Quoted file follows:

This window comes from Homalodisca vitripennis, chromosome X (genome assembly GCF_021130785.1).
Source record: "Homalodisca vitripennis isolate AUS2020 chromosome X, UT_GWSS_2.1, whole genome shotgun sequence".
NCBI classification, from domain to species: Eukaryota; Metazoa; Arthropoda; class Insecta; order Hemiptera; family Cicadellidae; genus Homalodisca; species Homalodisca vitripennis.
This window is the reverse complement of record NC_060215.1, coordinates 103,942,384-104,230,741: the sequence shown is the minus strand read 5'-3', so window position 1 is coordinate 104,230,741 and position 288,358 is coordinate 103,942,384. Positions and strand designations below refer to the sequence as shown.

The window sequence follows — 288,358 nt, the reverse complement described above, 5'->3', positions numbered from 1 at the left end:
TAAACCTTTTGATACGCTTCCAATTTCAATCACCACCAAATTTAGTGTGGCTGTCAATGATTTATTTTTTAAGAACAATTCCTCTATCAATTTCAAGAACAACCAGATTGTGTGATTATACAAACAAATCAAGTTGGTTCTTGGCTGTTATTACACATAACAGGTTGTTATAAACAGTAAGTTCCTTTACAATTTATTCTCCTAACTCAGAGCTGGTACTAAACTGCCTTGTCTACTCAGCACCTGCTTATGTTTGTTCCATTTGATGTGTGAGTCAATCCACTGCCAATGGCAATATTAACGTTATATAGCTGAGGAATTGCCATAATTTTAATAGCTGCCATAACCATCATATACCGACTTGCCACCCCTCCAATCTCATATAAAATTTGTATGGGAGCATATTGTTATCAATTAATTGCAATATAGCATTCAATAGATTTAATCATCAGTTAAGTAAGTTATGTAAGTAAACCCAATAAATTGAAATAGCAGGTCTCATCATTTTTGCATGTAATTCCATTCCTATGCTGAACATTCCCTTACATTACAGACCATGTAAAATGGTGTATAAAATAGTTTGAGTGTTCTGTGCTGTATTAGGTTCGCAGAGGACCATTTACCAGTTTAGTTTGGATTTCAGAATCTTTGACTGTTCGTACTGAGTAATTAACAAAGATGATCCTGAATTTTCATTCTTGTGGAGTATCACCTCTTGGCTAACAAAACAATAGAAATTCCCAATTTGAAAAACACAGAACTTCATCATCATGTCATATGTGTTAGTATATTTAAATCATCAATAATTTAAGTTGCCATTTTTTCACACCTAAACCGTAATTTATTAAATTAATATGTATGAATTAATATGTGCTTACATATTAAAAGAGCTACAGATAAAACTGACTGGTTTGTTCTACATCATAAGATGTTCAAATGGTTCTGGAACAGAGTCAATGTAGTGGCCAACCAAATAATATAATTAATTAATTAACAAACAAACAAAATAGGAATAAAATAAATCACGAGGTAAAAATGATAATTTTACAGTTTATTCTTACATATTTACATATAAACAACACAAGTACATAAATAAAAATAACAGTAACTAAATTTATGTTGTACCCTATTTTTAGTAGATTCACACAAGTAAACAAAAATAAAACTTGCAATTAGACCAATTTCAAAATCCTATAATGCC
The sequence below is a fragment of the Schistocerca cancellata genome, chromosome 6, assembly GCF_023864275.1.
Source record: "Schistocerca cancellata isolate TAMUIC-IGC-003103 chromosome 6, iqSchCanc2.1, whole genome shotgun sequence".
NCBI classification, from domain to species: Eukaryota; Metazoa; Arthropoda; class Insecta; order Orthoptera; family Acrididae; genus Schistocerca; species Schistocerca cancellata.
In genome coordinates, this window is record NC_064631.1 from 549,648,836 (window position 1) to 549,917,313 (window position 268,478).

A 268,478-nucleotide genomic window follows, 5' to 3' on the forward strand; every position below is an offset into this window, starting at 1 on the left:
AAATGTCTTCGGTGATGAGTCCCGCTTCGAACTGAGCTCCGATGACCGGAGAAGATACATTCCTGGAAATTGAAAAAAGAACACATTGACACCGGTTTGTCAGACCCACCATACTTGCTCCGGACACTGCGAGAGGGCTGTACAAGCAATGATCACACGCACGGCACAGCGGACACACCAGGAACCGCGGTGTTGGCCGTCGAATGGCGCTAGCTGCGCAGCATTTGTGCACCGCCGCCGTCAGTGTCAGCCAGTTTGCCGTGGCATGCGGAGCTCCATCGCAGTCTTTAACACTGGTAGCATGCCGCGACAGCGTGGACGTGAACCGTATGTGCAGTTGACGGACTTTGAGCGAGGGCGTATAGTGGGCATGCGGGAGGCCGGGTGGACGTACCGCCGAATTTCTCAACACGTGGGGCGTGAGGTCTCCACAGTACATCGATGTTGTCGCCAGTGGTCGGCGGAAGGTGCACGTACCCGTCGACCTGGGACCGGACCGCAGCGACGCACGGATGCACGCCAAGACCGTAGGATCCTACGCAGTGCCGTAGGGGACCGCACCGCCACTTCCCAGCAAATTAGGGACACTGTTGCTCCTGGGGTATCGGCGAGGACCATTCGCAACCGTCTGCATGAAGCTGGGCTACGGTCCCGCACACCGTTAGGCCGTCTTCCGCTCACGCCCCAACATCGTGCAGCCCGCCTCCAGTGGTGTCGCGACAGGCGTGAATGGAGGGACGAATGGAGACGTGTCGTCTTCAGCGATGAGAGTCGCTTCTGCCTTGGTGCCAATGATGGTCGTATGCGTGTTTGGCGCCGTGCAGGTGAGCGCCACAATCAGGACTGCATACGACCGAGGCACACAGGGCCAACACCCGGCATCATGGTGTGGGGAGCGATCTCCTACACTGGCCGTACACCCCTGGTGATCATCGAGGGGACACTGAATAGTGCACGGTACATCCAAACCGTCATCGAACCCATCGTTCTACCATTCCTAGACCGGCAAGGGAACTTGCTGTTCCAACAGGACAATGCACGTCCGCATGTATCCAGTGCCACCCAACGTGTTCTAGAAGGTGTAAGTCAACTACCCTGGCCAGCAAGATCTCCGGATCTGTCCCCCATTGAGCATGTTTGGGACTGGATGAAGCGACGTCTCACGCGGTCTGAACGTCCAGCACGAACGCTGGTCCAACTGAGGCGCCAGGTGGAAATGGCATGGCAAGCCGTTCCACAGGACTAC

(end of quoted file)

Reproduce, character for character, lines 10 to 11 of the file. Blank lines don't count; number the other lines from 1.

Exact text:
In genome coordinates, this window is record NC_064631.1 from 549,648,836 (window position 1) to 549,917,313 (window position 268,478).

A 268,478-nucleotide genomic window follows, 5' to 3' on the forward strand; every position below is an offset into this window, starting at 1 on the left: